On November 29th dozens of BYUH students gathered in the McKay Foyer for the Peacebuilding Opening Social. Whether they came to learn more about the school’s unique Peacebuilding program, or to earn extra credit for a Peacebuilding class, or just to tag along with a friend, the promise of “free food” surely helped produce a great turnout of “starving college students.”
Eager and enthusiastic conversations flooded the foyer as the students perused different booths and were encouraged to get involved in making the world around them a better place- whether it be through community service projects or mediation involvement, joining campus clubs like One or Engage Now Africa, or even by purchasing a bag from Rice Love.
The evening’s excitement and chatter faded into an awestruck reverence as the students gathered beneath the night sky and listened to the humbling words of Pastor Virgil, who spoke of the thousands of homeless individuals on the island of Oahu.
While we often complain about the spiders and cockroaches that intrude in our cluttered dorm rooms and un-air conditioned apartments, there are literally thousands of people living on the streets and sleeping on the beaches of our beautiful island home.
One President, Rebecca Vigoren, shared heart-sinking facts about the hundreds of millions of people without food security or access to clean drinking water around the world.
While we complain about the quality of food at the school cafeteria or the milk prices at Foodland, there are literally hundreds of millions of people who don't even know where their next meal will come from.
While we call ourselves "starving college students," approximately 21,000 people die of starvation every single day.
After listening to the speakers’ eye-opening words, the students would surely appreciate every bite of the banquet’s dinner.
When it came time to eat, colored tickets were handed to each student. The four students holding yellow tickets were invited to sit on comfortable chairs around a nice table, where heaping plates of delicious food was presented to them.
About twenty students were handed purple tickets that lead them to a crowded table where they were given plates of simple rice and beans.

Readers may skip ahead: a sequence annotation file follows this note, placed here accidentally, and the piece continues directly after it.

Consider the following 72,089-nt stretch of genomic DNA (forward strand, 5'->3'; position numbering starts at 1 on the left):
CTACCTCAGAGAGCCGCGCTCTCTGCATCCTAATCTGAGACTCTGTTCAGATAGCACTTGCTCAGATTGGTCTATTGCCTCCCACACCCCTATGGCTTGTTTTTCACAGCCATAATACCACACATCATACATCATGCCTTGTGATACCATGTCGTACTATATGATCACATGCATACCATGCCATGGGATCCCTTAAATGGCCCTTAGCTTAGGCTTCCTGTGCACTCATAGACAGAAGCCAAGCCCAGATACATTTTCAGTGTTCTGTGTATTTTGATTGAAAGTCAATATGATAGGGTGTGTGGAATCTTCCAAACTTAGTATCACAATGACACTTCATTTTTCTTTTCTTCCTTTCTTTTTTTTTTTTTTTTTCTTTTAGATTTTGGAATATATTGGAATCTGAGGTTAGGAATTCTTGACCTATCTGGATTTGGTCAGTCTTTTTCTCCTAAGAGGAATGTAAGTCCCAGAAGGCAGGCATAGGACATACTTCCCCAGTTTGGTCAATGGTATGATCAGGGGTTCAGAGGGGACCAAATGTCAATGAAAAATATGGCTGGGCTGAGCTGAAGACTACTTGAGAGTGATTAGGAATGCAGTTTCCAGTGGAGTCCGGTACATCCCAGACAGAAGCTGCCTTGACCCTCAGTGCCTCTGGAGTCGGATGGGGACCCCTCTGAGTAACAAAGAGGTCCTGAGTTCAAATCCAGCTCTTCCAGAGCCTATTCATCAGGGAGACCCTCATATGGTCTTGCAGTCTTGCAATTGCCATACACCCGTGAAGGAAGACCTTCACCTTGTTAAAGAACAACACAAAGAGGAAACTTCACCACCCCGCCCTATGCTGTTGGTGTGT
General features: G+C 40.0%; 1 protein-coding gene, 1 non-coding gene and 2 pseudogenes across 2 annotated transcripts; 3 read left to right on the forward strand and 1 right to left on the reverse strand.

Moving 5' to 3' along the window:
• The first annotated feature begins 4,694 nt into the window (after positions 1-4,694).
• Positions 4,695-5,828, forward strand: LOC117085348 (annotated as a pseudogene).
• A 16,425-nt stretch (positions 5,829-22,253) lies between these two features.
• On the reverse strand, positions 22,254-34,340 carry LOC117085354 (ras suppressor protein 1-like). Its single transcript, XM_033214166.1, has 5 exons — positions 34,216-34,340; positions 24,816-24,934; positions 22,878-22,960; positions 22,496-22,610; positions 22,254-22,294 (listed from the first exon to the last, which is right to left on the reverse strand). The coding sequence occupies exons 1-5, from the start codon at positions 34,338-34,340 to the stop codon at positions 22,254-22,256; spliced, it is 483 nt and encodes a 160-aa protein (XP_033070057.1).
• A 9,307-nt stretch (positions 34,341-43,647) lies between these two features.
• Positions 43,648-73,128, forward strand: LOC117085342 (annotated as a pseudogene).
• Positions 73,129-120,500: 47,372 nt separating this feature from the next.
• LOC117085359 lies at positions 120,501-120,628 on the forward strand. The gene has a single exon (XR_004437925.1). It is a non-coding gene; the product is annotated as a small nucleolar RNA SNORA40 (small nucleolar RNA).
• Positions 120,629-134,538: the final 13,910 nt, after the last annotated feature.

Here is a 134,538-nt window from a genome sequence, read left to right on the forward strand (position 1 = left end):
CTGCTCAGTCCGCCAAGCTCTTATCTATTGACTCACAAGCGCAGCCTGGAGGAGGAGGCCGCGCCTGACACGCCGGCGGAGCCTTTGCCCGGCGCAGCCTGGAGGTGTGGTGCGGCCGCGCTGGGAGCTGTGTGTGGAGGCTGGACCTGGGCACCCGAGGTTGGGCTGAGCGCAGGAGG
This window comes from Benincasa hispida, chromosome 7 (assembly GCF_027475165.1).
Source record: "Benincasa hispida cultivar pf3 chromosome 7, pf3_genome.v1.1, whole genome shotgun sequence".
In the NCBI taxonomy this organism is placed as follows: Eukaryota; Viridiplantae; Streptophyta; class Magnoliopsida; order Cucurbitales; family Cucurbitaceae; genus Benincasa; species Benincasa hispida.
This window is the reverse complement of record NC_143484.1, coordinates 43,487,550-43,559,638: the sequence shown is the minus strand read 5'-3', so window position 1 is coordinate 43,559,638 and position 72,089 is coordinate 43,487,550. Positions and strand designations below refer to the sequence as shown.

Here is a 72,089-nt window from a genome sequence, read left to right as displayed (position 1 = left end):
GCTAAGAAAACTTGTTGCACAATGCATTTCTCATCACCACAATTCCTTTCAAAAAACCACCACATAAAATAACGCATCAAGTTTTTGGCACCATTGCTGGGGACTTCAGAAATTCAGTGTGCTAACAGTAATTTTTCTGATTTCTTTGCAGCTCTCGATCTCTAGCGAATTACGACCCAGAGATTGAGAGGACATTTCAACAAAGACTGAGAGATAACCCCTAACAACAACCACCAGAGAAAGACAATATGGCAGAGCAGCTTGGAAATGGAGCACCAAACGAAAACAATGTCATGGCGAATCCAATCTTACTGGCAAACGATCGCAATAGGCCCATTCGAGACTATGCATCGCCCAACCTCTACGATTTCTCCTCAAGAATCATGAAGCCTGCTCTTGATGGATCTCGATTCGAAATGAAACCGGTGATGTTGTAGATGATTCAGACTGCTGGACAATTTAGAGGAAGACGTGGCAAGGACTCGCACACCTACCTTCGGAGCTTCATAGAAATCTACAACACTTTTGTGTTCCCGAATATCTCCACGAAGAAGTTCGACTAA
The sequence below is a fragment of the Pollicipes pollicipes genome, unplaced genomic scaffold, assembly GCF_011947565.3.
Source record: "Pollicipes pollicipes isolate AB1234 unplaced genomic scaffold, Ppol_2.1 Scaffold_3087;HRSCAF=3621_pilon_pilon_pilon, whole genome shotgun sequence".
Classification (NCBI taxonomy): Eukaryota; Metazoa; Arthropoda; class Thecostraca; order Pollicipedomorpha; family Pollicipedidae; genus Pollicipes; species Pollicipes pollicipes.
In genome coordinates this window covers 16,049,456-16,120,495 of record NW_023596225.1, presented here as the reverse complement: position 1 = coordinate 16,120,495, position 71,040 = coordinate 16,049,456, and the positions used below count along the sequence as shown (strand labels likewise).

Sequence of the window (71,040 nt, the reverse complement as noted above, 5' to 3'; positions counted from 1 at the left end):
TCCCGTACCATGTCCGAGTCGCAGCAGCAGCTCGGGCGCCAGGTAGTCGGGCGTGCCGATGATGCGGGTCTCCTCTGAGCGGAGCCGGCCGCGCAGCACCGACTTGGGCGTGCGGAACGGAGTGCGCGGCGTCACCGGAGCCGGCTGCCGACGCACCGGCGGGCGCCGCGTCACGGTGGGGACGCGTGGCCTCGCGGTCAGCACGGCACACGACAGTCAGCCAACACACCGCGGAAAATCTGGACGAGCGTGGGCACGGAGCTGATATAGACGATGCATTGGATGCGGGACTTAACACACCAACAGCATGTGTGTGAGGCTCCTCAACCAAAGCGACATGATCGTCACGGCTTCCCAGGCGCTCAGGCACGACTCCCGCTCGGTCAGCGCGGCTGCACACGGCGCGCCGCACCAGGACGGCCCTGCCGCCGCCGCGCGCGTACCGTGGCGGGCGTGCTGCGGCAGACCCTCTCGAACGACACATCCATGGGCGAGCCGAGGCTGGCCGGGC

The fifty students who found themselves holding blue tickets were given a scoop of rice, and were left to find a place to sit on the cold, hard floor.
“I mean, I was slightly satisfied because I haven’t eaten all day and was super hungry,” one student shared after scarfing his portion of rice, “but I was sad because those guys got to eat way more and way better stuff. It’s funny because I feel like the people of ‘higher class’ haven’t really noticed us sitting over here. It’s one thing to hear the stats, but this really put everything into perspective.”
“This food is delicious and I feel super lucky to have gotten one of the few yellow tickets,” another student shared between bites of savory chicken. “But it’s hard for me to even enjoy the food. I did nothing to deserve this more than anybody else. It makes me realize how blessed and fortunate we are.”
Chad Ford wrapped up the night by sharing a few of his thoughts-
“We often minimize our blessings because other people have so much more. Wherever you are on the ladder, there’s someone higher up. And that’s what we tend to focus on. We always want bigger and better and more. But wherever you are on the ladder, there’s also someone further down. 22,000 children die of starvation every day. That’s the entire population of this side of the island. People die every day of diseases we never think about or have ever even heard of. We are so rich! We are so blessed! With blessings come great responsibility and accountability. Gifts are not for getting fat, hoarding, or living in luxury. Gifts are for giving and sharing.”
The Hunger Banquet served to not only open eyes, but to open hearts as well. Students left the McKay Center that night not just inspired to make a difference, but determined to be the difference themselves, taking Dr. Ford’s words to heart, that: